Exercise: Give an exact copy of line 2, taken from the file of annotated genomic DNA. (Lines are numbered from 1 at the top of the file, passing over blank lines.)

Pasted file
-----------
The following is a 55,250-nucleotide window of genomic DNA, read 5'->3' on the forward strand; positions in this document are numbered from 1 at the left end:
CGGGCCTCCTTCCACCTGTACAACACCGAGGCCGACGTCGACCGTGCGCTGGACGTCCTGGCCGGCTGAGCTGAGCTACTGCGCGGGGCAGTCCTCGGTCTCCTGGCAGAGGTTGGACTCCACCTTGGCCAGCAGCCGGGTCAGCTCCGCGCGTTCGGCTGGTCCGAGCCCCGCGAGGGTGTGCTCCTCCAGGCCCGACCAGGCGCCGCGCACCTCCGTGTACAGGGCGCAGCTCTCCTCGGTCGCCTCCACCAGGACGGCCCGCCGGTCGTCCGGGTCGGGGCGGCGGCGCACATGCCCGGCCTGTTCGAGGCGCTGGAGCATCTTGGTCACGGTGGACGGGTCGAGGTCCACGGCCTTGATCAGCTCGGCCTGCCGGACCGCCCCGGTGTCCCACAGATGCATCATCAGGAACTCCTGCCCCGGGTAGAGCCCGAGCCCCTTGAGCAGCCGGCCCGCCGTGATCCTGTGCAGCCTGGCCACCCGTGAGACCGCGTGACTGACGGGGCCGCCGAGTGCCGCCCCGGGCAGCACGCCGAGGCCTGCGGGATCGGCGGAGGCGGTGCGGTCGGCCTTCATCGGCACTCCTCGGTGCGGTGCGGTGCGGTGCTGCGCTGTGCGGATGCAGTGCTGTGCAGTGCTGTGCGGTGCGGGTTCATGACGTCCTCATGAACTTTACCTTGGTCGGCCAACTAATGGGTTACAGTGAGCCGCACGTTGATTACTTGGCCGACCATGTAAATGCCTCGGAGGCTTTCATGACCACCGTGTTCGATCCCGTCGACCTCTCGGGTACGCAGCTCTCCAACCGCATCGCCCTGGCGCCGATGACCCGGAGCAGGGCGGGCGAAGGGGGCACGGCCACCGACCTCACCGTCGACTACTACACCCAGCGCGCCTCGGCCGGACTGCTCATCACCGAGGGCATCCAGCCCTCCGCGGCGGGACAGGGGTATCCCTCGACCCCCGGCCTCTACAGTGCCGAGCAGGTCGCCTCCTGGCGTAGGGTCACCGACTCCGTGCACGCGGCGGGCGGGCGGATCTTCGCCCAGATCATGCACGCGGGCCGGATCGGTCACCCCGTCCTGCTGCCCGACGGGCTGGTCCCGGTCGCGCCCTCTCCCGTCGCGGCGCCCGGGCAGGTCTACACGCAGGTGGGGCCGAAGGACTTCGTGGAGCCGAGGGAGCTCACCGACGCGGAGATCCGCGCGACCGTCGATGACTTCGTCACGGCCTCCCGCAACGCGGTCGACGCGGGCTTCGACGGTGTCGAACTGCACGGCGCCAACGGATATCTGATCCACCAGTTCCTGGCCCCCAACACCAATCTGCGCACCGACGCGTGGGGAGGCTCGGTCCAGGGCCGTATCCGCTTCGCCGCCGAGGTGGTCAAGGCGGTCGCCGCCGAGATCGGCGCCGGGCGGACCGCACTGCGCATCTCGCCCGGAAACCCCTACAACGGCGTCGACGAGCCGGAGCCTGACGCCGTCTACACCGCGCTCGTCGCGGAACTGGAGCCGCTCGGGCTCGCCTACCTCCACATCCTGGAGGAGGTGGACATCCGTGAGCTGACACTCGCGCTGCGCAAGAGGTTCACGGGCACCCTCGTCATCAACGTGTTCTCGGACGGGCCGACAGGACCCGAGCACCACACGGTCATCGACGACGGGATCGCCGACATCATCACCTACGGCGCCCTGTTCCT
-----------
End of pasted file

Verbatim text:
CGGGCCTCCTTCCACCTGTACAACACCGAGGCCGACGTCGACCGTGCGCTGGACGTCCTGGCCGGCTGAGCTGAGCTACTGCGCGGGGCAGTCCTCGGTCTCCTGGCAGAGGTTGGACTCCACCTTGGCCAGCAGCCGGGTCAGCTCCGCGCGTTCGGCTGGTCCGAGCCCCGCGAGGGTGTGCTCCTCCAGGCCCGACCAGGCGCCGCGCACCTCCGTGTACAGGGCGCAGCTCTCCTCGGTCGCCTCCACCAGGACGGCCCGCCGGTCGTCCGGGTCGGGGCGGCGGCGCACATGCCCGGCCTGTTCGAGGCGCTGGAGCATCTTGGTCACGGTGGACGGGTCGAGGTCCACGGCCTTGATCAGCTCGGCCTGCCGGACCGCCCCGGTGTCCCACAGATGCATCATCAGGAACTCCTGCCCCGGGTAGAGCCCGAGCCCCTTGAGCAGCCGGCCCGCCGTGATCCTGTGCAGCCTGGCCACCCGTGAGACCGCGTGACTGACGGGGCCGCCGAGTGCCGCCCCGGGCAGCACGCCGAGGCCTGCGGGATCGGCGGAGGCGGTGCGGTCGGCCTTCATCGGCACTCCTCGGTGCGGTGCGGTGCGGTGCTGCGCTGTGCGGATGCAGTGCTGTGCAGTGCTGTGCGGTGCGGGTTCATGACGTCCTCATGAACTTTACCTTGGTCGGCCAACTAATGGGTTACAGTGAGCCGCACGTTGATTACTTGGCCGACCATGTAAATGCCTCGGAGGCTTTCATGACCACCGTGTTCGATCCCGTCGACCTCTCGGGTACGCAGCTCTCCAACCGCATCGCCCTGGCGCCGATGACCCGGAGCAGGGCGGGCGAAGGGGGCACGGCCACCGACCTCACCGTCGACTACTACACCCAGCGCGCCTCGGCCGGACTGCTCATCACCGAGGGCATCCAGCCCTCCGCGGCGGGACAGGGGTATCCCTCGACCCCCGGCCTCTACAGTGCCGAGCAGGTCGCCTCCTGGCGTAGGGTCACCGACTCCGTGCACGCGGCGGGCGGGCGGATCTTCGCCCAGATCATGCACGCGGGCCGGATCGGTCACCCCGTCCTGCTGCCCGACGGGCTGGTCCCGGTCGCGCCCTCTCCCGTCGCGGCGCCCGGGCAGGTCTACACGCAGGTGGGGCCGAAGGACTTCGTGGAGCCGAGGGAGCTCACCGACGCGGAGATCCGCGCGACCGTCGATGACTTCGTCACGGCCTCCCGCAACGCGGTCGACGCGGGCTTCGACGGTGTCGAACTGCACGGCGCCAACGGATATCTGATCCACCAGTTCCTGGCCCCCAACACCAATCTGCGCACCGACGCGTGGGGAGGCTCGGTCCAGGGCCGTATCCGCTTCGCCGCCGAGGTGGTCAAGGCGGTCGCCGCCGAGATCGGCGCCGGGCGGACCGCACTGCGCATCTCGCCCGGAAACCCCTACAACGGCGTCGACGAGCCGGAGCCTGACGCCGTCTACACCGCGCTCGTCGCGGAACTGGAGCCGCTCGGGCTCGCCTACCTCCACATCCTGGAGGAGGTGGACATCCGTGAGCTGACACTCGCGCTGCGCAAGAGGTTCACGGGCACCCTCGTCATCAACGTGTTCTCGGACGGGCCGACAGGACCCGAGCACCACACGGTCATCGACGACGGGATCGCCGACATCATCACCTACGGCGCCCTGTTCCT